Get the Basics Right
I already mentioned logos, website, signage, etc. These are the
foundations of your brand and it’s very important to establish brand
guidelines that stipulate how these elements are used. For example,
applying rules around brand colors, use of your logo, images and fonts.
Don’t forget to register or trademark your logo too.
Brand guidelines also apply to your “voice,” i.e. the tone your
business adopts. For example, a software company that sells to other
businesses might want to adopt a voice of authority, expertise and
trust. While a software company that markets software apps to consumers
could adopt a more conversational voice in its marketing materials.
Capture Your Value
Above all, make sure your brand elements reflect your company and its
value proposition. Not to be mistaken with price, value encompasses
what you do, what business problem you solve, how your business is
different and how you make your customer’s life different after doing
business with you.
Use clear language to communicate your value. Don’t be so vague that
your message is meaningless. Use simple, clean imagery that resonates
with your customers, and use a tagline that succinctly sums up not who
you are, but what you do for your customers.
For more help developing your marketing voice and message, read 7 Tips for Getting your Marketing Message Right or watch this on-demand webinar: Practical Marketing – A Five Step Marketing Program for Small Business from National Small Business Week.
Let Your Customers Get to Know the Face Behind the Brand
I have a favorite restaurant; the food and service are great, but
something is missing – the owner. Despite being a frequent diner, I’ve
never had a single interaction with the owner and, for small businesses,
this is a huge mistake. Customers want to feel that their business is
appreciated and they want to connect with the face behind the business,
especially if the transactions are frequent or substantial or one, such
as a home renovation project.
This doesn’t mean you have to be on-site for every meeting or visible
100 percent of the time, but ask yourself if you’re really getting to
know your customers. Are you responsive and in-tune with their needs?
What do they really think about your business?
If you know what you want your brand identity to be and have invested
in building it, make sure you’re out there maintaining its integrity.
Small business owners need to be just as much an advocate for their
brand just as Steve Jobs was for Apple.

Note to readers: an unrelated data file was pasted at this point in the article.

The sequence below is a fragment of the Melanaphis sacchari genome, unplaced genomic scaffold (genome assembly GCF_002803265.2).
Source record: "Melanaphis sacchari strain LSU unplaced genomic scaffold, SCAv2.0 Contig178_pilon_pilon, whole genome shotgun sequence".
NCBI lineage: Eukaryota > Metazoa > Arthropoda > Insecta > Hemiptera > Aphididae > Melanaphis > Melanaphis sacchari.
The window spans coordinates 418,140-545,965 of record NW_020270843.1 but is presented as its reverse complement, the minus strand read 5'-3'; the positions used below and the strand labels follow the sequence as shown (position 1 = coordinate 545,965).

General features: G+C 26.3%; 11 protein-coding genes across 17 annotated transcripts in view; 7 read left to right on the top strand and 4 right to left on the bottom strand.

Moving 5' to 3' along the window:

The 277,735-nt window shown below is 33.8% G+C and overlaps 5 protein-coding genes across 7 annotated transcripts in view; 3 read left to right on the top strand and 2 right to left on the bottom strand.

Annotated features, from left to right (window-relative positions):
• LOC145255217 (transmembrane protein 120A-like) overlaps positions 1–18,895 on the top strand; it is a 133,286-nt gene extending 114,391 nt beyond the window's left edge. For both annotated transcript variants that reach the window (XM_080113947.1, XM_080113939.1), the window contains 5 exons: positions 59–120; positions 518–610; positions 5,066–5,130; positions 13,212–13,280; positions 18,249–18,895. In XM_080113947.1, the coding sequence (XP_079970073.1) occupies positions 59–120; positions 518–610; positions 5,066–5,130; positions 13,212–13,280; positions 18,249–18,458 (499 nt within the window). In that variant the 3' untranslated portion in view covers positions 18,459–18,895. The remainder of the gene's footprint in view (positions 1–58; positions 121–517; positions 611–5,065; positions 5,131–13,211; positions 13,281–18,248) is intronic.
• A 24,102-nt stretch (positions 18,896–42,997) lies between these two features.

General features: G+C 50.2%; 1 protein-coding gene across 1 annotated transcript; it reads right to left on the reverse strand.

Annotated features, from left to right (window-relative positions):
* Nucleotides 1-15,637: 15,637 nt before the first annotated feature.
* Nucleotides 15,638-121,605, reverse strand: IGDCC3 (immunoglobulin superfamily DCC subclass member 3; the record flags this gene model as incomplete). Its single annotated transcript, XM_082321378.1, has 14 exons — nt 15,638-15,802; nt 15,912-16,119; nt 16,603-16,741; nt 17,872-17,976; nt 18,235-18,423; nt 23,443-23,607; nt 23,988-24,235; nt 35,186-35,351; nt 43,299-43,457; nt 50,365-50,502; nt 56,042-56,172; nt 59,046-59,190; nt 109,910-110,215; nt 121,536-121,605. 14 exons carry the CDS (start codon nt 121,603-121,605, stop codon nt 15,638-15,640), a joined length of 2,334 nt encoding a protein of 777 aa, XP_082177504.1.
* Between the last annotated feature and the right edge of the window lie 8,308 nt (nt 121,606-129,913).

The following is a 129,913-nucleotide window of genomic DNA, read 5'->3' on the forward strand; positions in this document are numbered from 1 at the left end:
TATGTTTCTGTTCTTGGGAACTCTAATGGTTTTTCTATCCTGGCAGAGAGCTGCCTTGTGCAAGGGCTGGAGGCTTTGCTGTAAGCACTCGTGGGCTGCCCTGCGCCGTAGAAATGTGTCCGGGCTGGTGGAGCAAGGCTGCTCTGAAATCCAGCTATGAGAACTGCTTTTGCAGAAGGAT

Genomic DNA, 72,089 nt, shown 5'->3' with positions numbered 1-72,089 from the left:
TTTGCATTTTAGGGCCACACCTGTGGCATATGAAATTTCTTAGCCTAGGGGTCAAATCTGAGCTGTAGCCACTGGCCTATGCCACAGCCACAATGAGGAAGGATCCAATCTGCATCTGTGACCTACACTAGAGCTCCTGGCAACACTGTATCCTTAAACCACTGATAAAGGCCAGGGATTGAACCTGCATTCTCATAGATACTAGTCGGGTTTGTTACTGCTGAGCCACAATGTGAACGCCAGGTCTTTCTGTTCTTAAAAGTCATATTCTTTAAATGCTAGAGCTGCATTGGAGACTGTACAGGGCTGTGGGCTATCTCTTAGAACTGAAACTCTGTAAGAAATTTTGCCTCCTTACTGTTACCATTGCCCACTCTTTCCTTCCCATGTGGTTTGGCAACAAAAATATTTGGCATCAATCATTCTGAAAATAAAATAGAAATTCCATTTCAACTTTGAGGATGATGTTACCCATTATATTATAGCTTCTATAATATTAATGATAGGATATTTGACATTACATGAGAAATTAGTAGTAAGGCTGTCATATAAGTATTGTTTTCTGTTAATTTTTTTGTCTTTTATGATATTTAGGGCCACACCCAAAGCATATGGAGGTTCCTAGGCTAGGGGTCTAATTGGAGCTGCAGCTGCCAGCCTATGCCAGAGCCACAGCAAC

Use Social Media to Help Your Brand Shine
Social media has changed the way brands connect and engage with their
prospects and customers, opening up new opportunities to talk directly
to and with them in real-time. While your basic brand guidelines should
apply to the foundation of your social media pages, there are lots of
other quick and easy ways to use social media to grow your brand. Anita
Campbell of SmallBizTrends suggests 12 ways to get started. Read part one of “6 Ways to Use Social Media for Branding” and part two here.
Get Involved in your Community
What better way to get exposure for your brand than giving back and
getting involved in the community. Sponsor the local 5k marathon or
participate in fairs, farmer’s markets or events – all of these can help
build community and extend the trust you’ve earned for your brand.
Become a Trusted Advisor
Becoming a trusted advisor to existing customers and prospects is a
great way to differentiate and build your brand. Think about what your
business does and the challenges your customers have. Host workshops or
webinars and write blogs that offer advice and tips for overcoming these
challenges, without plugging your own product or services (use
follow-up emails and calls to attendees to do that).
Winning new business becomes a lot easier if customers already know
that you’re an expert at what you do (and that you’re excited about
Police Your Brand’s Usage
So you’ve decided to advertise your business – always make sure
whoever designs the ad adheres to your brand guidelines. If not, the
power of your brand starts to get slowly diluted. Make sure that
partners who use your logo or company messaging stick to those
Likewise, be on the lookout for trademark infringement or any
potential copyright theft by competitors. For instance, a competing
business could lift copy from your website and use it, unchanged, to
promote their business.
Don’t forget employees and if your brand extends to how they greet
and interact with customers. Monitor and coach them regularly to ensure
they’re upholding your brand values.